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Title: Improvements in cycling but not handcycling 10 km time trial performance in habitual caffeine users
Authors: Graham-Paulson, Terri S.
Perret, Claudio
Goosey-Tolfrey, Victoria L.
Keywords: Exercise
Ergogenic
Upper-body
Sport
Supplement
Issue Date: 2016
Publisher: © The Authors. Published by MDPI.
Citation: GRAHAM-PAULSON, T.S., PERRET, C. and GOOSEY-TOLFREY, V.L., 2016. Improvements in cycling but not handcycling 10 km time trial performance in habitual caffeine users. Nutrients, 8, 393, doi:10.3390/nu8070393.
Abstract: Caffeine supplementation during whole-/lower-body exercise is well-researched, yet evidence of its effect during upper-body exercise is equivocal. The current study explored the effects of caffeine on cycling/handcycling 10 km time trial (TT) performance in habitual caffeine users. Eleven recreationally trained males (mean (SD) age 24 (4) years, body mass 85.1 (14.6) kg, cycling/handcycling peak oxygen uptake (V peak) 42.9 (7.3)/27.6 (5.1) mL·kg·min−1, 160 (168) mg/day caffeine consumption) completed two maximal incremental tests and two familiarization sessions. During four subsequent visits, participants cycled/handcycled for 30 min at 65% mode-specific V peak (preload) followed by a 10 km TT following the ingestion of 4 mg·kg−1 caffeine (CAF) or placebo (PLA). Caffeine significantly improved cycling (2.0 (2.0)%; 16:35 vs. 16:56 min; p = 0.033) but not handcycling (1.8 (3.0)%; 24:10 vs. 24:36 min; p = 0.153) TT performance compared to PLA. The improvement during cycling can be attributed to the increased power output during the first and last 2 km during CAF. Higher blood lactate concentration (Bla) was reported during CAF compared to PLA (p < 0.007) and was evident 5 min post-TT during cycling (11.2 ± 2.6 and 8.8 ± 3.2 mmol/L; p = 0.001) and handcycling (10.6 ± 2.5 and 9.2 ± 2.9 mmol/L; p = 0.006). Lower overall ratings of perceived exertion (RPE) were seen following CAF during the preload (p < 0.05) but not post-TT. Lower peripheral RPE were reported at 20 min during cycling and at 30 min during handcycling, and lower central RPE was seen at 30 min during cycling (p < 0.05). Caffeine improved cycling but not handcycling TT performance. The lack of improvement during handcycling may be due to the smaller active muscle mass, elevated (Bla) and/or participants’ training status.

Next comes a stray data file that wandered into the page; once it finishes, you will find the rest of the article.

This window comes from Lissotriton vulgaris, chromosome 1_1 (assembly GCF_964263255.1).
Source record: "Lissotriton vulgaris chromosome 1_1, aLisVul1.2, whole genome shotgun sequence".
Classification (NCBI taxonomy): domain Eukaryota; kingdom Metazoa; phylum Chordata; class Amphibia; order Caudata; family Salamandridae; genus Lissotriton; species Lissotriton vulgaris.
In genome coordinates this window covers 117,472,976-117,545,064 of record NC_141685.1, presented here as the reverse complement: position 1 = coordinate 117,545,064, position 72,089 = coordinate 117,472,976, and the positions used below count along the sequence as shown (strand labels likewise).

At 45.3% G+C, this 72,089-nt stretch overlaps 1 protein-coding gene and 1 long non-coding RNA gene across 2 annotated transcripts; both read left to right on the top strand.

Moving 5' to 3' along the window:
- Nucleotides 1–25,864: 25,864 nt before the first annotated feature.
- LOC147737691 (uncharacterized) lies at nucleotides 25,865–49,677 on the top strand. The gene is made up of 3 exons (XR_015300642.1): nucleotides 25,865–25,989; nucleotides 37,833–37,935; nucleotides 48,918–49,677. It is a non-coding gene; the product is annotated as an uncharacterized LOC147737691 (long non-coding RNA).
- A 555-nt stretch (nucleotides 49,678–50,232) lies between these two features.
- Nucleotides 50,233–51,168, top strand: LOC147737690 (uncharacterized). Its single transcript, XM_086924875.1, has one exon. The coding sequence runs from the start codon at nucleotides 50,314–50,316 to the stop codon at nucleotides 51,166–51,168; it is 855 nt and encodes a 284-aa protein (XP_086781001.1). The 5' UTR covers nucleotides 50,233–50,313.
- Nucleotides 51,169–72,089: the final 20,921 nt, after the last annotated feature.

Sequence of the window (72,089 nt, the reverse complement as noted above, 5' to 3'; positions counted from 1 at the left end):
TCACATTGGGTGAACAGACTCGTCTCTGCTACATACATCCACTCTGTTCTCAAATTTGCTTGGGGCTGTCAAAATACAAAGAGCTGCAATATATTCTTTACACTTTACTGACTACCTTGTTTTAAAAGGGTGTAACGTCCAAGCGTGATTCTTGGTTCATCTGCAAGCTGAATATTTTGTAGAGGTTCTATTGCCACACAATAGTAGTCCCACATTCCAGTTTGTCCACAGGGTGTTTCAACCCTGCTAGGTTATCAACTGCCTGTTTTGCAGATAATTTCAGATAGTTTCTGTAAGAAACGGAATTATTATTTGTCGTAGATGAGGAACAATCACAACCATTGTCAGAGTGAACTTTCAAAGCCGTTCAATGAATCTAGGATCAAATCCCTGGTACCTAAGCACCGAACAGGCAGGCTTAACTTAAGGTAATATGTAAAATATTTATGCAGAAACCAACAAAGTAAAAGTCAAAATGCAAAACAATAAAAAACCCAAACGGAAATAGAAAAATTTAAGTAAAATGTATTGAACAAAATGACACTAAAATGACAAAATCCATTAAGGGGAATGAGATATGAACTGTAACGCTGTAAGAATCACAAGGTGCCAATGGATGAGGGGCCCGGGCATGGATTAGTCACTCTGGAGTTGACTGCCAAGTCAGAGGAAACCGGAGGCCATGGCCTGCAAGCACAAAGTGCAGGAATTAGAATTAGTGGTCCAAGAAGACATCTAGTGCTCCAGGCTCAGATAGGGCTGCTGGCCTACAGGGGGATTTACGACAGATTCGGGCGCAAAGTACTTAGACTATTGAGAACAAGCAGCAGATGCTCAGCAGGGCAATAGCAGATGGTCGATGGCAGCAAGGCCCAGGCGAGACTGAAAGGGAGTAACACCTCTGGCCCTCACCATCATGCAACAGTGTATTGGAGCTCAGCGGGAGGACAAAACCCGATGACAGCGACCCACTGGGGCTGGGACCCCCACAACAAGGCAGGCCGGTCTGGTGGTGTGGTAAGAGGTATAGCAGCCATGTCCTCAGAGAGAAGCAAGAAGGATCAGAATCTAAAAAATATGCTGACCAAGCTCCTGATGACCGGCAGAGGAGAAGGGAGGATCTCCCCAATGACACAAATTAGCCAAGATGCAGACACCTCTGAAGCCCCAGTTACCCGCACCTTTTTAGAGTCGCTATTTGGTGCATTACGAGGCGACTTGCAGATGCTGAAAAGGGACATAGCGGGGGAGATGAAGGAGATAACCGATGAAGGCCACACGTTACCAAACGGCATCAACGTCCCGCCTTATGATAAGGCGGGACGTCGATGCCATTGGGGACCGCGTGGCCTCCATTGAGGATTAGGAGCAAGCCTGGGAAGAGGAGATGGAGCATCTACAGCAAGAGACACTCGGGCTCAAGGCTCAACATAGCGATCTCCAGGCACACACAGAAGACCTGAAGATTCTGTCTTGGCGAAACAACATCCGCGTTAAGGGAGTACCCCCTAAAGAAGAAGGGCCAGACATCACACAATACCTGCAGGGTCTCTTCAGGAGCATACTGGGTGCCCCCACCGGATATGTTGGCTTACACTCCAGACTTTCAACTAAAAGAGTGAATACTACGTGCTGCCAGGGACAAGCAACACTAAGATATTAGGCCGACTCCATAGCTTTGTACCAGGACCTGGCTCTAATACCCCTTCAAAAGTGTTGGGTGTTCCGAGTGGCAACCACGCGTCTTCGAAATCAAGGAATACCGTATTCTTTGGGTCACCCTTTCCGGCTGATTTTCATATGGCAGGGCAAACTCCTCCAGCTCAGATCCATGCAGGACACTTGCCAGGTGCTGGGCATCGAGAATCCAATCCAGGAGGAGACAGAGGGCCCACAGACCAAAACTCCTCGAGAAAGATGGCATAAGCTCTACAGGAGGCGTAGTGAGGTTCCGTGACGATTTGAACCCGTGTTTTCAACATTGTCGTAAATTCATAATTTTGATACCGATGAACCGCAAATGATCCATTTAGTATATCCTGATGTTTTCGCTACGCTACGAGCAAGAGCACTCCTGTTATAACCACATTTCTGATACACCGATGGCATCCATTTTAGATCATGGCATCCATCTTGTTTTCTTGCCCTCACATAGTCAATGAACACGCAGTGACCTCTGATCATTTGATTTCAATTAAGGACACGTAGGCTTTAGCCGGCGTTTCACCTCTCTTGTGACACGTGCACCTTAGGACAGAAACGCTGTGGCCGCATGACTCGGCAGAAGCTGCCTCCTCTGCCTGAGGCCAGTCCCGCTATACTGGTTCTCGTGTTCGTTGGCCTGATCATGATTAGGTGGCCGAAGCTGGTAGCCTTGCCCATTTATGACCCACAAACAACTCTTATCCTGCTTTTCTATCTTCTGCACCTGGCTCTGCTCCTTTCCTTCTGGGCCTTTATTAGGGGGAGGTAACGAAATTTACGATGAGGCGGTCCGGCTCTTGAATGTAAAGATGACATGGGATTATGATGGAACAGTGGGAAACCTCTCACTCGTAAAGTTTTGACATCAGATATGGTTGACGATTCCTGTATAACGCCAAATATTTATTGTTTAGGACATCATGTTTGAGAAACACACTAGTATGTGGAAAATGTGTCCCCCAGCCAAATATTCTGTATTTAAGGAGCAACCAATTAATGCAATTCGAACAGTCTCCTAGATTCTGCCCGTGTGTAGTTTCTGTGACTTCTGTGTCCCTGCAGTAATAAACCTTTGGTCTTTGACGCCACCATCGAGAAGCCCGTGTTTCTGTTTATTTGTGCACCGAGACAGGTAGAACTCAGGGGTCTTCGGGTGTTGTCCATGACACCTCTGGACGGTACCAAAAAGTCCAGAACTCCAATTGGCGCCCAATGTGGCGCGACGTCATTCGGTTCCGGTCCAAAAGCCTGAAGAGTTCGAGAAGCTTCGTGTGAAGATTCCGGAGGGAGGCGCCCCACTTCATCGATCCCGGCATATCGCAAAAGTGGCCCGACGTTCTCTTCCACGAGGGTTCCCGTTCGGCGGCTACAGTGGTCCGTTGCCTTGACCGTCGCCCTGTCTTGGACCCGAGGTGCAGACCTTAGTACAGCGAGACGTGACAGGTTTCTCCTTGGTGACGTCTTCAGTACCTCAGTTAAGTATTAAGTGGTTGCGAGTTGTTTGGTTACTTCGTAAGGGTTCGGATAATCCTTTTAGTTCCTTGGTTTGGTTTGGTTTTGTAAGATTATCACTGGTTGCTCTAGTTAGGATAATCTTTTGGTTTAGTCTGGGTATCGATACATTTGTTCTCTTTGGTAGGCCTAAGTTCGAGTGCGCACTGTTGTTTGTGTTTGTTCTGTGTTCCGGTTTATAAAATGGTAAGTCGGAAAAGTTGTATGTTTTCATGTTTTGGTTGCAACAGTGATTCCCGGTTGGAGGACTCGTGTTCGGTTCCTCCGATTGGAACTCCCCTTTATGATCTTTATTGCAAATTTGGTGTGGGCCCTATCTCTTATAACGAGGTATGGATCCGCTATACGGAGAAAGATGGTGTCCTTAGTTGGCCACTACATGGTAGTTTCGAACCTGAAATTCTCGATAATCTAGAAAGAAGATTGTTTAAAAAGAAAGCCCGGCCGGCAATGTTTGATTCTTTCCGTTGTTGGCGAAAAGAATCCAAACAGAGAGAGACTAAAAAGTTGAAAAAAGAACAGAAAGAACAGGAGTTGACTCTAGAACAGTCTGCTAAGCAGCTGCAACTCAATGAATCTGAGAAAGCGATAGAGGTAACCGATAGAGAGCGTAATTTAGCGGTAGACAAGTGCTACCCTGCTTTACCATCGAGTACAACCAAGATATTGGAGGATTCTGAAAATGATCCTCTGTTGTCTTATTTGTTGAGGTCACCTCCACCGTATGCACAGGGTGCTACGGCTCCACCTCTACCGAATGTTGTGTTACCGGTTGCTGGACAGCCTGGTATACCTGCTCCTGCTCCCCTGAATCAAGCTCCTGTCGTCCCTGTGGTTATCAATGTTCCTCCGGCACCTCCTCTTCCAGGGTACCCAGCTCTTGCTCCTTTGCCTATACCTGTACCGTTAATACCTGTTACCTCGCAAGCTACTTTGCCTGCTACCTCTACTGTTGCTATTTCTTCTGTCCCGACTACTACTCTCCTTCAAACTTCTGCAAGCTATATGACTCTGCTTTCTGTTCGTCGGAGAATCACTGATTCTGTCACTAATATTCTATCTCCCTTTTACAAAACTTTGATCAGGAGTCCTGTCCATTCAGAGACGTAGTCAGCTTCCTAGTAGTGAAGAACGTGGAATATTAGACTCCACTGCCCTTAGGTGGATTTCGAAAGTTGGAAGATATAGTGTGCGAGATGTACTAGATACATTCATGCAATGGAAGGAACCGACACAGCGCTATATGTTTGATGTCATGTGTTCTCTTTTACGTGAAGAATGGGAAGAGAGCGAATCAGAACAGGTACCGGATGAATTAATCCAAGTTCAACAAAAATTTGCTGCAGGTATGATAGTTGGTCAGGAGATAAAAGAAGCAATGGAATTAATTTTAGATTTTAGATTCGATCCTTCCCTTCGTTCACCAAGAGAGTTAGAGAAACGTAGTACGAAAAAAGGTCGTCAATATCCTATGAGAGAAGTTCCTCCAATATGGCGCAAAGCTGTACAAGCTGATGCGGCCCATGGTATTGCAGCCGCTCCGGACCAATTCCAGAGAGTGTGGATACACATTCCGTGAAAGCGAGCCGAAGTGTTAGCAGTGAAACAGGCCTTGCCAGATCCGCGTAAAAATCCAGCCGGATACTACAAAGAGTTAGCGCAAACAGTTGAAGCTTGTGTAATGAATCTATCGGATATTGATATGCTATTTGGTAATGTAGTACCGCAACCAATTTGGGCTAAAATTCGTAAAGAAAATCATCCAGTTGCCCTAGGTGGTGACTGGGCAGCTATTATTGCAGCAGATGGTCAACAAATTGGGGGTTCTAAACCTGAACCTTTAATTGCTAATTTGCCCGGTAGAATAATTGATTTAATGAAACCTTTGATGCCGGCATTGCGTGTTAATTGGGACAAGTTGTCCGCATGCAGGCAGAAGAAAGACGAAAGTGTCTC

Description: This is an Open Access Article. It is published by MDPI under the Creative Commons Attribution 4.0 Unported Licence (CC BY). Full details of this licence are available at: http://creativecommons.org/licenses/by/4.0/
Version: Published
DOI: 10.3390/nu8070393
URI: https://dspace.lboro.ac.uk/2134/22259
Publisher Link: http://dx.doi.org/10.3390/nu8070393
Appears in Collections:Published Articles (Sport, Exercise and Health Sciences)

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